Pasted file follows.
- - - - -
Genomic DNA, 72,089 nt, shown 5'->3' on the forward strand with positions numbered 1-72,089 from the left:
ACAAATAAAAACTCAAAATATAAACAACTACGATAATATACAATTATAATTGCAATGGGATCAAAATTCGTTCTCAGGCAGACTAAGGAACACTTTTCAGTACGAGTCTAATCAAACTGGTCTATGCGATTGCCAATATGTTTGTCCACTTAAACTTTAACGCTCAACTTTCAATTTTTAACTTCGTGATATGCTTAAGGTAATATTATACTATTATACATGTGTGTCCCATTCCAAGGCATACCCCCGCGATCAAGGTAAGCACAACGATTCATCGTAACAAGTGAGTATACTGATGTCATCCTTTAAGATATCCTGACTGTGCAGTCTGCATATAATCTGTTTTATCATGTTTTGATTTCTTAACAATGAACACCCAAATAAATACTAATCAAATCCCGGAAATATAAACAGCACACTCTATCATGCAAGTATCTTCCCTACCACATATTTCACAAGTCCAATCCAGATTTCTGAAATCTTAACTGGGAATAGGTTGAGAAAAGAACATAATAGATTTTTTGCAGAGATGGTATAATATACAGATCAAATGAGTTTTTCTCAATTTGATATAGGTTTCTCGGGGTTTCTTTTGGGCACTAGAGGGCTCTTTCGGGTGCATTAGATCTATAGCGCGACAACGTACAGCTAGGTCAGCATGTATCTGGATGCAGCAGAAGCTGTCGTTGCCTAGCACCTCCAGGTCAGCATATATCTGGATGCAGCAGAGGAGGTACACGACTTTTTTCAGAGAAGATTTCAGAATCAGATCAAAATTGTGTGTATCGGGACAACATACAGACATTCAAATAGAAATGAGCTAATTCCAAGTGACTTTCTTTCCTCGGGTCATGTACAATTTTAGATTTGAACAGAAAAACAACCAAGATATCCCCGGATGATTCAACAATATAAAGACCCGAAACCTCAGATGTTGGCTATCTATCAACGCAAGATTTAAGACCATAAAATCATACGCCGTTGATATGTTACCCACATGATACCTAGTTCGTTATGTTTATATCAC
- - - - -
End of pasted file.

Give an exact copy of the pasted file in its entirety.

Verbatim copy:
Genomic DNA, 72,089 nt, shown 5'->3' on the forward strand with positions numbered 1-72,089 from the left:
ACAAATAAAAACTCAAAATATAAACAACTACGATAATATACAATTATAATTGCAATGGGATCAAAATTCGTTCTCAGGCAGACTAAGGAACACTTTTCAGTACGAGTCTAATCAAACTGGTCTATGCGATTGCCAATATGTTTGTCCACTTAAACTTTAACGCTCAACTTTCAATTTTTAACTTCGTGATATGCTTAAGGTAATATTATACTATTATACATGTGTGTCCCATTCCAAGGCATACCCCCGCGATCAAGGTAAGCACAACGATTCATCGTAACAAGTGAGTATACTGATGTCATCCTTTAAGATATCCTGACTGTGCAGTCTGCATATAATCTGTTTTATCATGTTTTGATTTCTTAACAATGAACACCCAAATAAATACTAATCAAATCCCGGAAATATAAACAGCACACTCTATCATGCAAGTATCTTCCCTACCACATATTTCACAAGTCCAATCCAGATTTCTGAAATCTTAACTGGGAATAGGTTGAGAAAAGAACATAATAGATTTTTTGCAGAGATGGTATAATATACAGATCAAATGAGTTTTTCTCAATTTGATATAGGTTTCTCGGGGTTTCTTTTGGGCACTAGAGGGCTCTTTCGGGTGCATTAGATCTATAGCGCGACAACGTACAGCTAGGTCAGCATGTATCTGGATGCAGCAGAAGCTGTCGTTGCCTAGCACCTCCAGGTCAGCATATATCTGGATGCAGCAGAGGAGGTACACGACTTTTTTCAGAGAAGATTTCAGAATCAGATCAAAATTGTGTGTATCGGGACAACATACAGACATTCAAATAGAAATGAGCTAATTCCAAGTGACTTTCTTTCCTCGGGTCATGTACAATTTTAGATTTGAACAGAAAAACAACCAAGATATCCCCGGATGATTCAACAATATAAAGACCCGAAACCTCAGATGTTGGCTATCTATCAACGCAAGATTTAAGACCATAAAATCATACGCCGTTGATATGTTACCCACATGATACCTAGTTCGTTATGTTTATATCAC